Gloria Negrete McLeod

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Gloria Negrete McLeod
Member of the U.S. House of Representatives
from California's 35th district
In office
January 3, 2013 – January 3, 2015
Preceded byJoe Baca (redistricting)
Succeeded byNorma Torres
Member of the California Senate
from the 32nd district
In office
December 4, 2006 – January 2, 2013
Preceded byNell Soto
Succeeded byNorma Torres
Member of the California State Assembly
from the 61st district
In office
December 4, 2000 – November 30, 2006
Preceded byNell Soto
Succeeded byNell Soto
Personal details
Born (1941-09-06) September 6, 1941 (age 82)
Los Angeles, California, U.S.
Political partyDemocratic
SpouseGilbert McLeod
Residence(s)Chino, California, U.S.
Alma materChaffey College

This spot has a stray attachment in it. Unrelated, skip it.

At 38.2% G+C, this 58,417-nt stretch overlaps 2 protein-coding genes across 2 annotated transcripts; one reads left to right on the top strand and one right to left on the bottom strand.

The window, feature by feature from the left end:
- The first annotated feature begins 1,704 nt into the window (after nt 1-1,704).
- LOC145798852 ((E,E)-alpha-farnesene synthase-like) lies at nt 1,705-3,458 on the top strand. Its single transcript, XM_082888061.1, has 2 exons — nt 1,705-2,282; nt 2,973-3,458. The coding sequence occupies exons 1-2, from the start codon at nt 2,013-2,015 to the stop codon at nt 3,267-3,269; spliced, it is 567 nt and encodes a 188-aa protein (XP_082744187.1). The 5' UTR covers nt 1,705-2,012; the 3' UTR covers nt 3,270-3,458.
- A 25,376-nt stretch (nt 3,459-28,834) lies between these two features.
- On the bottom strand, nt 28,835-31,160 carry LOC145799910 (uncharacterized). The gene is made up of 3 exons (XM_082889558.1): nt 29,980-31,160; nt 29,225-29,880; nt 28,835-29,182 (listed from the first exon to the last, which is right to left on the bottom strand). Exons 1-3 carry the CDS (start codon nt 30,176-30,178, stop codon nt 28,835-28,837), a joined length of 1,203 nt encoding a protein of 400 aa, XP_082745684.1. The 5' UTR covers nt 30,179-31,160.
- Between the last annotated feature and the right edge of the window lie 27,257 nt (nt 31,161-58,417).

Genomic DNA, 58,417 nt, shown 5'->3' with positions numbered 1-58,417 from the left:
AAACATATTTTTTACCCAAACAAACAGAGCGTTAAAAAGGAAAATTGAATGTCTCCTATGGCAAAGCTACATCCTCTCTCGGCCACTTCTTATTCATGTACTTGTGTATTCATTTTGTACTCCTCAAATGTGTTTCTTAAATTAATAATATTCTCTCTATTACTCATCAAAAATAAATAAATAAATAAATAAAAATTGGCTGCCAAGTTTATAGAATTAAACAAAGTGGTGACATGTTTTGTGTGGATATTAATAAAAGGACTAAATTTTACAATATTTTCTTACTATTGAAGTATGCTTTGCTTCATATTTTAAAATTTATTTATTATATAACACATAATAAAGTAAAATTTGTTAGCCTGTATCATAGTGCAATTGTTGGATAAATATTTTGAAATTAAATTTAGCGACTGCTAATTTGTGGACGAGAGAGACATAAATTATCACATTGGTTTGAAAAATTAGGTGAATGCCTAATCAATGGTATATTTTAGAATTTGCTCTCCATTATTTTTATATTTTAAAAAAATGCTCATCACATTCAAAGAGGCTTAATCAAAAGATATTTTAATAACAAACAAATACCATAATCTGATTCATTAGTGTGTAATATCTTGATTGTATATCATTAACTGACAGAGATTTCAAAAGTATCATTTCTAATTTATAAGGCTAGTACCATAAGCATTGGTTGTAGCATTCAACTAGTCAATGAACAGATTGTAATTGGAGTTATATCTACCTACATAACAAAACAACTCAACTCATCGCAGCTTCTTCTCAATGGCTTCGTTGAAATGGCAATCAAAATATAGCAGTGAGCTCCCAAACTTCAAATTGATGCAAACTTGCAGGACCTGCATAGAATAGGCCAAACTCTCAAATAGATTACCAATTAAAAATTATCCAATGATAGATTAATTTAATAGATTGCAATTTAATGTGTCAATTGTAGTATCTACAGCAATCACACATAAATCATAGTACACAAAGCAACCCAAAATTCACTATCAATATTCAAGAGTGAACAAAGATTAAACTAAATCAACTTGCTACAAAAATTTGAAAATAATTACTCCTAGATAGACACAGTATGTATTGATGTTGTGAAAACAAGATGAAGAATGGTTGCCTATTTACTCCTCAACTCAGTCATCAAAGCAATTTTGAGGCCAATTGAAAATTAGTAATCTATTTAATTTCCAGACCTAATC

Gloria Negrete McLeod (born September 6, 1941) is an American politician who was the United States representative for California's 35th congressional district from 2013 to 2015. The district included portions of eastern Los Angeles County and western San Bernardino County. She was a California state senator, representing the 32nd district, from December 2006 until her election to Congress. Prior to that, she served in the California State Assembly from 2000 to 2006, after having lost in a 1998 bid for the Assembly. A resident of Chino, she defeated Joe Baca Jr., in the Democratic primary for the Senate seat. She defeated Joe Baca Sr. in her 2012 election to Congress. In February 2014, she announced her intention not to run for reelection, and instead to run for the San Bernardino County Board of Supervisors.[1] Negrete McLeod lost the November election to Republican state Assemblyman Curt Hagman.[2]